New biography of Sir Harry Ricardo: “Engines and Enterprise – the Life and Work of Sir Harry Ricardo”

Industrial Lubrication and Tribology

ISSN: 0036-8792

Article publication date: 1 June 2000




Reynolds, J. (2000), "New biography of Sir Harry Ricardo: “Engines and Enterprise – the Life and Work of Sir Harry Ricardo”", Industrial Lubrication and Tribology, Vol. 52 No. 3, pp. 148-149.



Emerald Group Publishing Limited

Copyright © 2000, MCB UP Limited

The origins of Ricardo’s pre‐eminent place as Europe’s largest independent automotive powertrain and vehicle engineering research and development company comes dramatically alive in a new biography of Sir Harry Ricardo, the UK company’s founder. Sir Harry’s inventive genius laid the foundations for the modern company’s advances across a broad front in automotive engineering.

Sir Harry would be proud to know that the company to which he devoted 60 working years has served almost every vehicle manufacturer worldwide on engine projects and he would approve of its rapid progress into the wider realms of vehicle chassis engineering. The momentum of Ricardo’s innovative approach to engineering continues apace in the modern company, typified by its development of a new generation of direct injection gasoline and diesel engines, advanced transmission systems and alternative powertrain concepts such as hybrids and fuel cell powered vehicles. The company’s very latest research is expected to lead to the development of the world’s first fully integrated engine and transmission system.

In the new biography titled Engines & Enterprise – the Life and Work of Sir Harry Ricardo, the author, John Reynolds, has exhaustively researched the company’s archives, Sir Harry’s own engineering and biographical works and many other sources, to throw new light on a brilliant career which had an immense impact on the global development of the internal combustion engine.

The irony is that while Sir Harry’s achievements as an engineer, scientist and inventor gained universal recognition (and many honours) in the automobile and aircraft industries – and ultimately a knighthood – the general public is unaware of the contribution he made to the advancement of transport, as we know it today.

Sir Harry’s pioneering work in refining the combustion process was fundamental to the major advances in performance and reliability of engines in the automotive and aircraft industries since the earliest pioneering days. Although his life work focused upon the piston engine, he even assisted Frank Whittle in the development of his turbo‐jet by devising a solution to problems of fuel supply at varying altitudes.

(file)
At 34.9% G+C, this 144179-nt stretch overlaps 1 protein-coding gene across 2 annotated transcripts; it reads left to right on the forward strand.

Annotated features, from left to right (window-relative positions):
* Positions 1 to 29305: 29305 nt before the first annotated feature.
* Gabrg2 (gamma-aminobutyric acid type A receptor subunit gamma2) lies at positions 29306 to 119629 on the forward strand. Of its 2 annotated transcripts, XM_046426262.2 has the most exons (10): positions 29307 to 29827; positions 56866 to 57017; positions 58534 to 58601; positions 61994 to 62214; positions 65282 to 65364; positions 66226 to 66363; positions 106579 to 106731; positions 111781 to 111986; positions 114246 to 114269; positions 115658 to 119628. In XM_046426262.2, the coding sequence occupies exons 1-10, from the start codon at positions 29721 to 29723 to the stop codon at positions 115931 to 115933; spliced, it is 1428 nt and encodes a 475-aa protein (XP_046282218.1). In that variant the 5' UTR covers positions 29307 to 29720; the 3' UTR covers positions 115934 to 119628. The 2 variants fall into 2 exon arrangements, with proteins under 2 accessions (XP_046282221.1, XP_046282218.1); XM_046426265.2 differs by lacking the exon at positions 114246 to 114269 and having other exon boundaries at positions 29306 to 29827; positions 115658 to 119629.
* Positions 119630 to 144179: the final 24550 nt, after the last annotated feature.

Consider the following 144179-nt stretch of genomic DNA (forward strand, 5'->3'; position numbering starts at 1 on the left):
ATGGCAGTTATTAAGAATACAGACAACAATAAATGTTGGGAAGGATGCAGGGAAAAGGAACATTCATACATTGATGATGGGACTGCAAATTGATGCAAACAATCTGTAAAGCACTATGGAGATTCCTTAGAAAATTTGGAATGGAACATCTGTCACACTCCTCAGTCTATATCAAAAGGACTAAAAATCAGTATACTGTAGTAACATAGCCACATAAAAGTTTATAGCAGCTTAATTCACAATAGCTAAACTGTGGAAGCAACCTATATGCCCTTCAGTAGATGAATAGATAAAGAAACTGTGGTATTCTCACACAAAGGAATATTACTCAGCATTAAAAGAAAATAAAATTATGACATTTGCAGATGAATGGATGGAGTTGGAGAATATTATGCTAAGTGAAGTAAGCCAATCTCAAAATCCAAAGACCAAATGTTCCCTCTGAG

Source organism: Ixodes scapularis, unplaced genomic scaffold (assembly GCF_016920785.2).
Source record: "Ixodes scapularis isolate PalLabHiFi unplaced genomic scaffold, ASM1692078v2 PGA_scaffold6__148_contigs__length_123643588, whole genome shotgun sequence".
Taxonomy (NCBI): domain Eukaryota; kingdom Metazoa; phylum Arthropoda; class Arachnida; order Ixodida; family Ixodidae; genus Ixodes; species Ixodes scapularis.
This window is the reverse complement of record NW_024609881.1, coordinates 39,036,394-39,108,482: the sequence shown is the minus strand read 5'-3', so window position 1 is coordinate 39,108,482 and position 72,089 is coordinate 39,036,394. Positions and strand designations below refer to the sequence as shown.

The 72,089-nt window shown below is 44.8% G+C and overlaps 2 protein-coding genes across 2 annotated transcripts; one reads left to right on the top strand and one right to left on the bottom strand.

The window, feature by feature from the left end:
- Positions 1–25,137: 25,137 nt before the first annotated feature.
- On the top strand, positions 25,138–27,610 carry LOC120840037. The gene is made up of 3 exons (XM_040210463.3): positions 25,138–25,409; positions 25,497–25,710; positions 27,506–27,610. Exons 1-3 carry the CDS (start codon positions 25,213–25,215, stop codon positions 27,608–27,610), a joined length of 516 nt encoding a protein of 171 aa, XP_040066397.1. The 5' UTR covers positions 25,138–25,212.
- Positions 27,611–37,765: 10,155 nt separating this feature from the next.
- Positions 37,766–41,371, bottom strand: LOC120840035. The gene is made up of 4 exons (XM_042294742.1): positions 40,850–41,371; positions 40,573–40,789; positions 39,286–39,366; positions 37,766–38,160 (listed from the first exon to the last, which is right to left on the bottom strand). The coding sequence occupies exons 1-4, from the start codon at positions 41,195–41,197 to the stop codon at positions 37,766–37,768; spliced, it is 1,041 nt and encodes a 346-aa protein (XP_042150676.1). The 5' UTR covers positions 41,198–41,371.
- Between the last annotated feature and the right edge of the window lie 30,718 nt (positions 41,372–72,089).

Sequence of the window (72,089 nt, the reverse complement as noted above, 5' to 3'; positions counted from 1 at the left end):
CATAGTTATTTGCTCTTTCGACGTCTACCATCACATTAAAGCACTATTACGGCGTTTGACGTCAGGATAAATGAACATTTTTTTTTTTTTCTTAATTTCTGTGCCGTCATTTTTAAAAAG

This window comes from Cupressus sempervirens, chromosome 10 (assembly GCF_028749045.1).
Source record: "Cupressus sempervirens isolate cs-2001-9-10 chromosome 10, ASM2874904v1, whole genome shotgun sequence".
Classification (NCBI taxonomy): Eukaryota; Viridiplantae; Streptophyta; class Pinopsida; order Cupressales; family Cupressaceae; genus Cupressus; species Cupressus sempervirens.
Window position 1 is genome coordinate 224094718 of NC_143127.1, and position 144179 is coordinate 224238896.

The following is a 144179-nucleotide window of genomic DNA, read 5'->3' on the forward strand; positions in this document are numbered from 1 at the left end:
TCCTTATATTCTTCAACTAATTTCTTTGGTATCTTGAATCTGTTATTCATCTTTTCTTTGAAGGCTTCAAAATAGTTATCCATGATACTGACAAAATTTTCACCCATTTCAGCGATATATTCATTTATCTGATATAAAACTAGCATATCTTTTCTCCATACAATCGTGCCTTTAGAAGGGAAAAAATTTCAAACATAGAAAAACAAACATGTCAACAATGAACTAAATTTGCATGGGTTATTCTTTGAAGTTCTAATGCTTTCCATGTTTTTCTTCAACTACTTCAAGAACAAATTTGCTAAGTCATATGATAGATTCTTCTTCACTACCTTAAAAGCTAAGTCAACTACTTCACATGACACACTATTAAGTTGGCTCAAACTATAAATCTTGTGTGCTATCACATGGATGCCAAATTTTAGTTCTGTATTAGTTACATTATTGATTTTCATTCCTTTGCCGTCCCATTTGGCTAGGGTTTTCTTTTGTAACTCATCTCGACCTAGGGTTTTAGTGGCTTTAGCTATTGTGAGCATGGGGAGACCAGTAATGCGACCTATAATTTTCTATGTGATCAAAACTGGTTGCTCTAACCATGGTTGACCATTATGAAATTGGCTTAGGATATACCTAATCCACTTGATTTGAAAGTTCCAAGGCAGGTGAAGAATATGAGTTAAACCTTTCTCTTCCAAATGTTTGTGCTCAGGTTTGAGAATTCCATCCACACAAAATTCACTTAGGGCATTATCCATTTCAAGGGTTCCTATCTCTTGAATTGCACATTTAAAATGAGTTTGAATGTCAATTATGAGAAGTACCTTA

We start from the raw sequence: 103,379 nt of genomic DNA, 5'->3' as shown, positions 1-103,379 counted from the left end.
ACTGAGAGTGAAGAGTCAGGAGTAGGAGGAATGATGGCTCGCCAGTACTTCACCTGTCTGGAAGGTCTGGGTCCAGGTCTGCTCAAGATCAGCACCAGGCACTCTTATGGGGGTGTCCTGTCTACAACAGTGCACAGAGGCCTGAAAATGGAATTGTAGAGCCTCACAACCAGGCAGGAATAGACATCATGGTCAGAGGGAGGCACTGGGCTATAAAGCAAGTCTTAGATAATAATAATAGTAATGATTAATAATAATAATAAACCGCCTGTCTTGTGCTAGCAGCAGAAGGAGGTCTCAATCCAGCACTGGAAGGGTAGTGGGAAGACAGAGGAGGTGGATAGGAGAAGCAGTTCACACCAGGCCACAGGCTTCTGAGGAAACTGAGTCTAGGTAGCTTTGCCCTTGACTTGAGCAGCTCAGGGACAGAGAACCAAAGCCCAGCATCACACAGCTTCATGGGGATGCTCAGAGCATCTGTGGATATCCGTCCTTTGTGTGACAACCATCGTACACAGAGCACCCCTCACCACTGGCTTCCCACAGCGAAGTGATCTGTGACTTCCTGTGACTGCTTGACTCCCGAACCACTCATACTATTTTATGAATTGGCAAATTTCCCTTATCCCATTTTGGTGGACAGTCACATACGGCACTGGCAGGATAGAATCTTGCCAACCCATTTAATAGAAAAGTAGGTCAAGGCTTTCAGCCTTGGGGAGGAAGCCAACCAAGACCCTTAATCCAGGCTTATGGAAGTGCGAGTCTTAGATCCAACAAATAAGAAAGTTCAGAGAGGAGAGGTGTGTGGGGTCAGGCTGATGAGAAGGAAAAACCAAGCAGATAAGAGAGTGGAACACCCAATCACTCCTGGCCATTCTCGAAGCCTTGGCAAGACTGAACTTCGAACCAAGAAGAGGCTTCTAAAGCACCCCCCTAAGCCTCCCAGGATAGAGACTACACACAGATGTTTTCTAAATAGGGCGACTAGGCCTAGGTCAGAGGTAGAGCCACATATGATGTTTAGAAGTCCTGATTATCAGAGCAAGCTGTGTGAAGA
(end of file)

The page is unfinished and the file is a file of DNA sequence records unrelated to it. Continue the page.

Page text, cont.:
As a consultant – “the high priest of the internal combustion engine” as he was once described – he played a decisive role behind the scenes for advancing the performance of the products of many famous‐name manufacturers.

He set up his Shoreham‐by‐Sea, Sussex operation in 1919, with the help of Shell, to research the phenomenon of “knock” or premature detonation and in the course of this work developed the concept of classifying fuels by their octane rating using “Toluene numbers” which led to the RON classification of octane rating.

During this time his income was underpinned by royalties from his latest, patented inventions – the slipper piston and turbulent (“swirl”) cylinder head. The latter was so widely adopted in the motor industry that side‐valve engines, for which it was designed, held sway in the industry for many years after.

In 1921 Ricardo designed the three‐litre, four cylinder 16‐valve double overhead camshaft Vauxhall racing engine designed for Grand Prix events such as the Isle of Man TT. It was exceptionally advanced for its time developing 129 hp at 4,500 rpm and giving the car a maximum speed of 115 mph.

In the late 1920s Ricardo also embarked upon the development of high‐speed, lightweight diesel engines. Further intensive research led to the development of the famous Comet combustion chamber system and he entered into a licensing agreement with Automobiles Citroen for the French market, which subsequently led to the historic Ricardo‐Citroen diesel engine project and, in turn, the world’s first diesel passenger car built for series production. Ricardo himself bought a left‐drive Citroen Family Fifteen diesel, which became the first‐ever diesel car on British roads.

The Comet‐type two‐litre small high‐speed diesel fitted to the Standard Motor Company’s commercial vehicles had been developed by Ricardo for the Massey‐Ferguson tractor. The Standard Vanguard car launched in 1949 fitted with this engine became the first British‐built diesel passenger car. Another user of the Comet cylinder head was the Rover Company, which employed it on its 2.5‐litre diesel engine, as fitted to the Land Rover.

These examples show how Sir Harry Ricardo’s work became so deeply interwoven into the development of the automotive industry, while his role as a consultant (and his modest, unassuming personality) meant that he remained in the shade of the big names in the motor industry. It is to be hoped that this fascinating book will help him to be recognised in the pantheon of “greats” such as Sir Henry Royce and Frederick Lanchester in the development of the internal combustion engine.

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